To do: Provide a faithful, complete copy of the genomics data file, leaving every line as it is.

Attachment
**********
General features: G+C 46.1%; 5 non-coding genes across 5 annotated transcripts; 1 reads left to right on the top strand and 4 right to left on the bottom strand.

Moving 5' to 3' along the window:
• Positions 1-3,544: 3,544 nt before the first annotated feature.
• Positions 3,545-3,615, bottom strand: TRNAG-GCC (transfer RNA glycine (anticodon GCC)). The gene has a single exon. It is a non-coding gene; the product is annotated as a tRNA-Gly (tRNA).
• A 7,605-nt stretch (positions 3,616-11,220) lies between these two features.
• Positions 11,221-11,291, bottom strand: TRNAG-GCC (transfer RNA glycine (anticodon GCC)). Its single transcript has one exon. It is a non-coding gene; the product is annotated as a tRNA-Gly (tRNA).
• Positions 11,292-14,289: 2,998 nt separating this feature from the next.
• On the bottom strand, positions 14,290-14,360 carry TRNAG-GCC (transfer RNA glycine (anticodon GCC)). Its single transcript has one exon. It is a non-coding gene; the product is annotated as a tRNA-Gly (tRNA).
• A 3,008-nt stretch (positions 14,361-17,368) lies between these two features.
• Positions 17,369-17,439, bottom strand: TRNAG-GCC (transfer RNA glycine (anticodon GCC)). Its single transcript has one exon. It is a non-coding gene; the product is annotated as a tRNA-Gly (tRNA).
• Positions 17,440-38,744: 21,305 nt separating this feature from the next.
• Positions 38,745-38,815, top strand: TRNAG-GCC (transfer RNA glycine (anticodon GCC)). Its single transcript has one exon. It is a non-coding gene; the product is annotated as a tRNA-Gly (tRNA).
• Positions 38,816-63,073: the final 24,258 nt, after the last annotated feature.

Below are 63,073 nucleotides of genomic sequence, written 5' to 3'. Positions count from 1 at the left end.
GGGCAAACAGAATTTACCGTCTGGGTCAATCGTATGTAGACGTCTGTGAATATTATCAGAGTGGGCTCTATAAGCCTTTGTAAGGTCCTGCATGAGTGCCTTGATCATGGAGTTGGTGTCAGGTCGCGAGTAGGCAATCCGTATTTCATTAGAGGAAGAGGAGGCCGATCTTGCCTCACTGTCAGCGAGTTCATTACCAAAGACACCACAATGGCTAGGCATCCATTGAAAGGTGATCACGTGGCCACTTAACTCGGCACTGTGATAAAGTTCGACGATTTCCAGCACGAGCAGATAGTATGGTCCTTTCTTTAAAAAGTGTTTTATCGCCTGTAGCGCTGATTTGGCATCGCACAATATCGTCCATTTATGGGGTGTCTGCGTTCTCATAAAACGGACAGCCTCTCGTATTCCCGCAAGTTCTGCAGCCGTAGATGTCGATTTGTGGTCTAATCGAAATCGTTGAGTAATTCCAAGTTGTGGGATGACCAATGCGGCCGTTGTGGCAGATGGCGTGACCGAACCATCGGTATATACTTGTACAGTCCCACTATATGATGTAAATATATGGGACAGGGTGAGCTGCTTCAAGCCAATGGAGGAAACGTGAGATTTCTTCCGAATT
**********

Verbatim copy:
General features: G+C 46.1%; 5 non-coding genes across 5 annotated transcripts; 1 reads left to right on the top strand and 4 right to left on the bottom strand.

Moving 5' to 3' along the window:
• Positions 1-3,544: 3,544 nt before the first annotated feature.
• Positions 3,545-3,615, bottom strand: TRNAG-GCC (transfer RNA glycine (anticodon GCC)). The gene has a single exon. It is a non-coding gene; the product is annotated as a tRNA-Gly (tRNA).
• A 7,605-nt stretch (positions 3,616-11,220) lies between these two features.
• Positions 11,221-11,291, bottom strand: TRNAG-GCC (transfer RNA glycine (anticodon GCC)). Its single transcript has one exon. It is a non-coding gene; the product is annotated as a tRNA-Gly (tRNA).
• Positions 11,292-14,289: 2,998 nt separating this feature from the next.
• On the bottom strand, positions 14,290-14,360 carry TRNAG-GCC (transfer RNA glycine (anticodon GCC)). Its single transcript has one exon. It is a non-coding gene; the product is annotated as a tRNA-Gly (tRNA).
• A 3,008-nt stretch (positions 14,361-17,368) lies between these two features.
• Positions 17,369-17,439, bottom strand: TRNAG-GCC (transfer RNA glycine (anticodon GCC)). Its single transcript has one exon. It is a non-coding gene; the product is annotated as a tRNA-Gly (tRNA).
• Positions 17,440-38,744: 21,305 nt separating this feature from the next.
• Positions 38,745-38,815, top strand: TRNAG-GCC (transfer RNA glycine (anticodon GCC)). Its single transcript has one exon. It is a non-coding gene; the product is annotated as a tRNA-Gly (tRNA).
• Positions 38,816-63,073: the final 24,258 nt, after the last annotated feature.

Below are 63,073 nucleotides of genomic sequence, written 5' to 3'. Positions count from 1 at the left end.
GGGCAAACAGAATTTACCGTCTGGGTCAATCGTATGTAGACGTCTGTGAATATTATCAGAGTGGGCTCTATAAGCCTTTGTAAGGTCCTGCATGAGTGCCTTGATCATGGAGTTGGTGTCAGGTCGCGAGTAGGCAATCCGTATTTCATTAGAGGAAGAGGAGGCCGATCTTGCCTCACTGTCAGCGAGTTCATTACCAAAGACACCACAATGGCTAGGCATCCATTGAAAGGTGATCACGTGGCCACTTAACTCGGCACTGTGATAAAGTTCGACGATTTCCAGCACGAGCAGATAGTATGGTCCTTTCTTTAAAAAGTGTTTTATCGCCTGTAGCGCTGATTTGGCATCGCACAATATCGTCCATTTATGGGGTGTCTGCGTTCTCATAAAACGGACAGCCTCTCGTATTCCCGCAAGTTCTGCAGCCGTAGATGTCGATTTGTGGTCTAATCGAAATCGTTGAGTAATTCCAAGTTGTGGGATGACCAATGCGGCCGTTGTGGCAGATGGCGTGACCGAACCATCGGTATATACTTGTACAGTCCCACTATATGATGTAAATATATGGGACAGGGTGAGCTGCTTCAAGCCAATGGAGGAAACGTGAGATTTCTTCCGAATT